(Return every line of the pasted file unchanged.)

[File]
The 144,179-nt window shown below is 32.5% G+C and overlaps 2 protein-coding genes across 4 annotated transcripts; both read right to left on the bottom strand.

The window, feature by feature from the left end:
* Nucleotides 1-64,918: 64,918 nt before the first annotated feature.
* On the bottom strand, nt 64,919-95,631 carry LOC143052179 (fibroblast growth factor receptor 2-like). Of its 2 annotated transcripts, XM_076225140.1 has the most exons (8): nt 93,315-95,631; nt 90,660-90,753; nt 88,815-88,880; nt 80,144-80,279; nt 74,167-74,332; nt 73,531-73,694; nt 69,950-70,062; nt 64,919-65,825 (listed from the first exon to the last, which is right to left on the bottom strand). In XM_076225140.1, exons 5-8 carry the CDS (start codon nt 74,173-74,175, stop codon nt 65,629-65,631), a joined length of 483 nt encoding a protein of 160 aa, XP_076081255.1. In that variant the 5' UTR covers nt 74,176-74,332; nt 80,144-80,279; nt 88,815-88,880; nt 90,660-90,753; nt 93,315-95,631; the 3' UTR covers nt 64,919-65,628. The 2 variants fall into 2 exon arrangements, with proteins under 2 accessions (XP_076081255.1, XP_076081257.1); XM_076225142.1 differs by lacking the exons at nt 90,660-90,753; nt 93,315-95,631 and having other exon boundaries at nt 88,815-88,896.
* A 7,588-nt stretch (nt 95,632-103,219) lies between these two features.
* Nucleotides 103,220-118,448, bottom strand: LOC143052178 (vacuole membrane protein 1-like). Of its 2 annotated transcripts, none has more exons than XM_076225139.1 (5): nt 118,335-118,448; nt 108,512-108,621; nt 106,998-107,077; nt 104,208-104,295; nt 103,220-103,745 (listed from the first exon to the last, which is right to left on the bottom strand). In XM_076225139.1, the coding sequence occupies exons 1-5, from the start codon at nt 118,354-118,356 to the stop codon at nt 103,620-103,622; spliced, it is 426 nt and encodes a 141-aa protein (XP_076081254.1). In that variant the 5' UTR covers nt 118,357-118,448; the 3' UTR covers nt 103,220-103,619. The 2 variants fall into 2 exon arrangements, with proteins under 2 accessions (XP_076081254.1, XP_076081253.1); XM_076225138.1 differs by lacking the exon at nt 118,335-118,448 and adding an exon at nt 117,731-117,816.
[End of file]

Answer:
The 144,179-nt window shown below is 32.5% G+C and overlaps 2 protein-coding genes across 4 annotated transcripts; both read right to left on the bottom strand.

The window, feature by feature from the left end:
* Nucleotides 1-64,918: 64,918 nt before the first annotated feature.
* On the bottom strand, nt 64,919-95,631 carry LOC143052179 (fibroblast growth factor receptor 2-like). Of its 2 annotated transcripts, XM_076225140.1 has the most exons (8): nt 93,315-95,631; nt 90,660-90,753; nt 88,815-88,880; nt 80,144-80,279; nt 74,167-74,332; nt 73,531-73,694; nt 69,950-70,062; nt 64,919-65,825 (listed from the first exon to the last, which is right to left on the bottom strand). In XM_076225140.1, exons 5-8 carry the CDS (start codon nt 74,173-74,175, stop codon nt 65,629-65,631), a joined length of 483 nt encoding a protein of 160 aa, XP_076081255.1. In that variant the 5' UTR covers nt 74,176-74,332; nt 80,144-80,279; nt 88,815-88,880; nt 90,660-90,753; nt 93,315-95,631; the 3' UTR covers nt 64,919-65,628. The 2 variants fall into 2 exon arrangements, with proteins under 2 accessions (XP_076081255.1, XP_076081257.1); XM_076225142.1 differs by lacking the exons at nt 90,660-90,753; nt 93,315-95,631 and having other exon boundaries at nt 88,815-88,896.
* A 7,588-nt stretch (nt 95,632-103,219) lies between these two features.
* Nucleotides 103,220-118,448, bottom strand: LOC143052178 (vacuole membrane protein 1-like). Of its 2 annotated transcripts, none has more exons than XM_076225139.1 (5): nt 118,335-118,448; nt 108,512-108,621; nt 106,998-107,077; nt 104,208-104,295; nt 103,220-103,745 (listed from the first exon to the last, which is right to left on the bottom strand). In XM_076225139.1, the coding sequence occupies exons 1-5, from the start codon at nt 118,354-118,356 to the stop codon at nt 103,620-103,622; spliced, it is 426 nt and encodes a 141-aa protein (XP_076081254.1). In that variant the 5' UTR covers nt 118,357-118,448; the 3' UTR covers nt 103,220-103,619. The 2 variants fall into 2 exon arrangements, with proteins under 2 accessions (XP_076081254.1, XP_076081253.1); XM_076225138.1 differs by lacking the exon at nt 118,335-118,448 and adding an exon at nt 117,731-117,816.